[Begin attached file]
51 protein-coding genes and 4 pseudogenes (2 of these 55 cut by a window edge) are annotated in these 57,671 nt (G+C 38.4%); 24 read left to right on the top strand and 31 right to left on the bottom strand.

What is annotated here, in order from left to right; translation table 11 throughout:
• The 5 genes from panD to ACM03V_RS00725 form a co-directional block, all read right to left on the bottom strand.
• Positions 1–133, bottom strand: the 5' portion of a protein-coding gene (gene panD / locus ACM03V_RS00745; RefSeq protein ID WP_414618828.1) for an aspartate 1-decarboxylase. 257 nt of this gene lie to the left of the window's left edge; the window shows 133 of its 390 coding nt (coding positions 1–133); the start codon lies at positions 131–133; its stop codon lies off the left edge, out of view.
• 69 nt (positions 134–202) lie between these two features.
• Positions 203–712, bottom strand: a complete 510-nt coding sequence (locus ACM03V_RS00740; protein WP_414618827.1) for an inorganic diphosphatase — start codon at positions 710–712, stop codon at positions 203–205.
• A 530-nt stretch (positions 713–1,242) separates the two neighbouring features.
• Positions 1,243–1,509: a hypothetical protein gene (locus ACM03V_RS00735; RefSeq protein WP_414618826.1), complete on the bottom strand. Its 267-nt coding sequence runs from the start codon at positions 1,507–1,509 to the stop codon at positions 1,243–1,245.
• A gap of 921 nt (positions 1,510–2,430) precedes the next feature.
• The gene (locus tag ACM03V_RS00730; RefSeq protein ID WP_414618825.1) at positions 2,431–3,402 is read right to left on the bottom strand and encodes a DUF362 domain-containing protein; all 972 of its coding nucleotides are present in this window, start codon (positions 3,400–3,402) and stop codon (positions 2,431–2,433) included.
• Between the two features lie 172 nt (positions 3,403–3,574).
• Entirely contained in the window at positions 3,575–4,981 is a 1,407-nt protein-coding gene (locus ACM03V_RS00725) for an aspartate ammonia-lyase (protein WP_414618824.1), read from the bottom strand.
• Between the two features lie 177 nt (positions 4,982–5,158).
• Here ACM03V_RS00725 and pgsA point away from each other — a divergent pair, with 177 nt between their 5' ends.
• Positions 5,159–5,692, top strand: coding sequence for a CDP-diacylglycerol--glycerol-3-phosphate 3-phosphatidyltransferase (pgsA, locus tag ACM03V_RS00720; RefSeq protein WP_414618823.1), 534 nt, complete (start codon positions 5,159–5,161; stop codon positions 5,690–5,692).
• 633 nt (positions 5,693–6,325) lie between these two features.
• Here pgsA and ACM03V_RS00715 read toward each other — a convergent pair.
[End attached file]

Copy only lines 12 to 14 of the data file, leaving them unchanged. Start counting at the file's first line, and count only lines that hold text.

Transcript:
• Entirely contained in the window at positions 3,575–4,981 is a 1,407-nt protein-coding gene (locus ACM03V_RS00725) for an aspartate ammonia-lyase (protein WP_414618824.1), read from the bottom strand.
• Between the two features lie 177 nt (positions 4,982–5,158).
• Here ACM03V_RS00725 and pgsA point away from each other — a divergent pair, with 177 nt between their 5' ends.